A number of case studies and case reports have suggested that an effective approach involves a combination of behavioural interventions often linked with a family therapy approach.10,12–19 However, these studies have been limited by small numbers.
The aim of this study was to determine the effectiveness of family focused cognitive behaviour therapy in 11–18 year olds who fulfilled criteria for CFS. The hypothesis was that cognitive behaviour therapy would result in a return to school and reduction in fatigue.
All patients (aged 11–18 years), recruited from consecutive referrals by general practitioners and consultant paediatricians, had been assessed by a paediatrician. Diagnosis of CFS was made according to the UK criteria,1 but all participants met US consensus criteria as well.2 Patients were excluded from the open trial, but not treatment, if they had life long problems of somatisation, severe depression with suicidal ideation, or self harming behaviour.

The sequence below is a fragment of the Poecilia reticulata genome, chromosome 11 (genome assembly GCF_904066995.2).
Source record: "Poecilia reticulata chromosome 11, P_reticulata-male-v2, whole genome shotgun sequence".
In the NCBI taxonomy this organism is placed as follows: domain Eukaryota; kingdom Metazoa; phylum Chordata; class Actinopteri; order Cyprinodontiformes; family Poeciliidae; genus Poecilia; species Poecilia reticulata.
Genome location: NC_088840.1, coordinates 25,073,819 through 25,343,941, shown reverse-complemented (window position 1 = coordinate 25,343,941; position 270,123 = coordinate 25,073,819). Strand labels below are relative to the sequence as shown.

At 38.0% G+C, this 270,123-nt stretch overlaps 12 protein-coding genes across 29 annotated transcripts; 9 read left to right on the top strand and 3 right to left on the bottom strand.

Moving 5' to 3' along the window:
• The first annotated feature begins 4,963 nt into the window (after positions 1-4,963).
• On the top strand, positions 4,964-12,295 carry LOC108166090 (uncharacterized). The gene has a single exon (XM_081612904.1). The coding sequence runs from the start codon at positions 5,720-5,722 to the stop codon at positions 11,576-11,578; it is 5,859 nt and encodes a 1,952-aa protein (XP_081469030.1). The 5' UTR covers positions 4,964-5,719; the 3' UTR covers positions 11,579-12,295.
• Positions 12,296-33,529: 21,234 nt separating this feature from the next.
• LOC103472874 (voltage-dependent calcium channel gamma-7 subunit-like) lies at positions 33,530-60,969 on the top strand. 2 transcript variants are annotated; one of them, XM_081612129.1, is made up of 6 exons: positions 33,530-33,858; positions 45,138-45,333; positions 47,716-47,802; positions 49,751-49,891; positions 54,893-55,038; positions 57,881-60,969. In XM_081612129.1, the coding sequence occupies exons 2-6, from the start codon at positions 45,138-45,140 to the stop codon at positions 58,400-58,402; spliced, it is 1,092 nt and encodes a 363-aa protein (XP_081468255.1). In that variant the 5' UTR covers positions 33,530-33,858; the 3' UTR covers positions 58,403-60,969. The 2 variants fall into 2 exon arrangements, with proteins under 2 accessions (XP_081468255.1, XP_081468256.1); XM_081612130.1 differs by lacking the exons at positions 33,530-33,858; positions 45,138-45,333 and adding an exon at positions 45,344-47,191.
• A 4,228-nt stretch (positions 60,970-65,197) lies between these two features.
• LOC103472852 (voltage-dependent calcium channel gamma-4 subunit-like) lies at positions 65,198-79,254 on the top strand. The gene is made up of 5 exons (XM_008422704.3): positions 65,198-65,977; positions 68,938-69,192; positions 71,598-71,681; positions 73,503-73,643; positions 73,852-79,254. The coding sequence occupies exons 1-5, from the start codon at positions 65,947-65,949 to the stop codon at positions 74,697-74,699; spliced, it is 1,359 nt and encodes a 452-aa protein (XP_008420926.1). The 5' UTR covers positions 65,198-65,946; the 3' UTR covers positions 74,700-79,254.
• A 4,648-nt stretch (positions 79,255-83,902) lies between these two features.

Outcome measures were assessed pre and post treatment and at six months follow up. The main outcome was attendance at school at least 75% of the time and a fatigue score of less than 4.20 Subsidiary outcomes included the social adjustment questionnaire,21 the hospital anxiety and depression scale,22 the fear questionnaire,23 and global self ratings of improvement and satisfaction with treatment.